PARIS, FRANCE – On September 25th, a fire reportedly broke out at the Rungis International Market, with the establishment billing itself as the world’s largest produce market, which is situated in Paris. Firefighters were able to get the blaze under control with no injuries being reported, but officials are still working to determine the cause of the fire.

Reportedly 30 fire engines accompanied by approximately 100 local law enforcement officers responded to the fire at the Rungis International Market, with firefighters urging people at the time to avoid the area out of an abundance of caution.

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Video captured at the scene affords insight into the massive scale of the blaze, where billows of smoke engulfed the area while fire crews fought to get the fire under control.

The size of the produce market spans an area of approximately 1.7 acres, according to Paris fire service spokesman Captain Marc Le Moine, and fire crews were able to bring the blaze under control without any reports of people being injured during the incident.

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Rungis International Market bears the unique attribute of being the largest produce market of its kind worldwide, where the over 12,000 employee establishment is responsible for supplying the French capital and surrounding areas with the likes of fruits, vegetables, seafood, meats, dairy products, and even flowers.

Captain Le Moine added that the cause of the fire is still unknown and is actively being investigated. The scope of the damage caused by the fire has not yet been shared by officials.

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Earlier this year, reports circulated regarding dozens of fires and/or explosions transpiring at food processing plants and distribution centers within the United States that resulted in questions floating about the causes of these blazes occurring in a seemingly unnatural cadence.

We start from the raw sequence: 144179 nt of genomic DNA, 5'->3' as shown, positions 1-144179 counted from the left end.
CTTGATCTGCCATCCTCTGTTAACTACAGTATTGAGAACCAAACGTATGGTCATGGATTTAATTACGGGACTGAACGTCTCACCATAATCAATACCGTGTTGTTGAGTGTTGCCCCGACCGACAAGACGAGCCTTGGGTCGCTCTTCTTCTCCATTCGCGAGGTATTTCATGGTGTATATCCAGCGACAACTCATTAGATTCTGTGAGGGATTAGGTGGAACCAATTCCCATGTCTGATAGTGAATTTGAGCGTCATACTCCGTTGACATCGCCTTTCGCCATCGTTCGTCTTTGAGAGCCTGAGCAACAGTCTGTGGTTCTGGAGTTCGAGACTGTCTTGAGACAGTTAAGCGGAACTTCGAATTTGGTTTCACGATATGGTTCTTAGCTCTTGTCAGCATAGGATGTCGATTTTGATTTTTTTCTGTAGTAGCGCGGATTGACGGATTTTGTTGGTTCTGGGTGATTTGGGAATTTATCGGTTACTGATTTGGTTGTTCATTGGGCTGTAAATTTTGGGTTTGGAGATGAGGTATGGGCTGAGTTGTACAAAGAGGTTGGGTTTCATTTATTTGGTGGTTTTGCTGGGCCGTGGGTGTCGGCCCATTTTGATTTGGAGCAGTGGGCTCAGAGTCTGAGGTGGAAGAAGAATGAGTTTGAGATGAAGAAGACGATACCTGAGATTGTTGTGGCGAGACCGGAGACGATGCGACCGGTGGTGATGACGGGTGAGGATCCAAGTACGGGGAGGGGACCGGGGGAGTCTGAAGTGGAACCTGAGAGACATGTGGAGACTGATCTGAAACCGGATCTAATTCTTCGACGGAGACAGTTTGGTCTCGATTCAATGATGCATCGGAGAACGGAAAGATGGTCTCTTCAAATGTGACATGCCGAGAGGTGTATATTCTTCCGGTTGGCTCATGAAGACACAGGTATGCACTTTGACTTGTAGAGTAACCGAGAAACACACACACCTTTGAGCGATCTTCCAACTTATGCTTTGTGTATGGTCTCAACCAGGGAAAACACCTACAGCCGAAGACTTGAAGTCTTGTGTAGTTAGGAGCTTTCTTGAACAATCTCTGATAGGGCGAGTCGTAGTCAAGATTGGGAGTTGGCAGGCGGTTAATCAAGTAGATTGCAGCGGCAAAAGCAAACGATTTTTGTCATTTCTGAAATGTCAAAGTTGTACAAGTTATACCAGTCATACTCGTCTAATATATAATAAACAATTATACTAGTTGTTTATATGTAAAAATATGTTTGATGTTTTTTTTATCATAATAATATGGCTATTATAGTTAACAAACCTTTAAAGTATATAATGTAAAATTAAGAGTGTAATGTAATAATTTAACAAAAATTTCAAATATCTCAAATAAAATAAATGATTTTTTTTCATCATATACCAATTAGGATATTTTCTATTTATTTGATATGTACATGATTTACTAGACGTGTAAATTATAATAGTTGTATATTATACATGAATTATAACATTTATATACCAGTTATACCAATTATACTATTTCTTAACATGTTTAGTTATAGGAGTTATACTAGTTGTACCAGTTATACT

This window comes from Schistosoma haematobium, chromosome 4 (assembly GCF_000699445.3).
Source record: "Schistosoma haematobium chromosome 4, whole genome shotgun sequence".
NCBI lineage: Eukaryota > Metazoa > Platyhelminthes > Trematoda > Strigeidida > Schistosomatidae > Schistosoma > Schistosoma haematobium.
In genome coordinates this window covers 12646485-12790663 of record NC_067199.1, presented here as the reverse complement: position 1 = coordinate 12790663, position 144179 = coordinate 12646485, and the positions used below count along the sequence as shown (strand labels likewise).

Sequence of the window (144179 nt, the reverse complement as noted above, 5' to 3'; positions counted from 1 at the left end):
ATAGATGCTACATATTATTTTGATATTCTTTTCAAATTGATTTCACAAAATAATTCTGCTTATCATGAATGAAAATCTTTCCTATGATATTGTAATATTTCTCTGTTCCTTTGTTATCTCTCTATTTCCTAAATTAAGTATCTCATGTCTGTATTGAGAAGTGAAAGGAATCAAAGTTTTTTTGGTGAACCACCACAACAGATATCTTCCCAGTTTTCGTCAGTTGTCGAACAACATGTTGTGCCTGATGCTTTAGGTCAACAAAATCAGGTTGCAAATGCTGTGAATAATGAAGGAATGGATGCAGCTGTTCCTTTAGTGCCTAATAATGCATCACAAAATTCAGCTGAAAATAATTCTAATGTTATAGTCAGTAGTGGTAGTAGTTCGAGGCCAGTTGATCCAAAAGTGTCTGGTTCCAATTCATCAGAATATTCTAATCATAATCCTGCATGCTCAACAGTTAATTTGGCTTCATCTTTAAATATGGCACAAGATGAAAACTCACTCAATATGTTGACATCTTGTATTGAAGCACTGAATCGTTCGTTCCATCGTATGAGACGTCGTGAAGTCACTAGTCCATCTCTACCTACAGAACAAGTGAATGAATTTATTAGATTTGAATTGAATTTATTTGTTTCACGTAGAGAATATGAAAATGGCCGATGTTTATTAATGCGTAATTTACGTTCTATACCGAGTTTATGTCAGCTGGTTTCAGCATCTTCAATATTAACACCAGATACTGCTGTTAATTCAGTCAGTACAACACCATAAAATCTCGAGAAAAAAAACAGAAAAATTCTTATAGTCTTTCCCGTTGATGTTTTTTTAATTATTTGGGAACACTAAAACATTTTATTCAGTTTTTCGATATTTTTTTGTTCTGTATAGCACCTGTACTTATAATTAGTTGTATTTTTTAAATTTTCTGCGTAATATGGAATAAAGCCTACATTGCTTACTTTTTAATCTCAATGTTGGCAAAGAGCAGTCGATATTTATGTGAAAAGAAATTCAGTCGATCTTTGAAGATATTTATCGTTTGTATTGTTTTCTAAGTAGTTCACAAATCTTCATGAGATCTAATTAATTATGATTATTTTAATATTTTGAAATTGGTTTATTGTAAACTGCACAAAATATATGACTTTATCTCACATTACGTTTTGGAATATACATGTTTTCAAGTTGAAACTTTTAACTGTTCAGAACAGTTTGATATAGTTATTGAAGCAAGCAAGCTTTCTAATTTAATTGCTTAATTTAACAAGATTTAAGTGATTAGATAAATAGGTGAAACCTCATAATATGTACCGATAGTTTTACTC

However, in a City Journal report from this past June written by James Meigs, he opted to dive into whether these sorts of fires at such a rate of occurrence are par for the course in any other given year. What Meigs found is that this concern about the cadence of food processing plant fires may be part of what’s called the “Baader-Meinhof phenomenon,” also referred to as the frequency illusion effect.

Mentioning that “nearly 100 incidents disrupting food supplies certainly seems like a worrisome trend,” Meigs found that, by the numbers, these number of reported fires at food processing plants isn’t terribly abnormal for any given year.

“More than 2 million farms operate in this country, and about 35,000 food and beverage processing centers. The NFPA doesn’t specifically track fires at food-processing plants. But it does report that roughly 5,000 fires occur every year at all types of manufacturing and processing facilities combined—nearly 15 per day. In addition, the group says, in 2019, ‘more than 2,000 fires occurred in agricultural, grain and livestock, and refrigerated storage facilities.’ At this rate, perhaps we should be surprised there aren’t more incidents included on the lists of supposedly suspicious events.”

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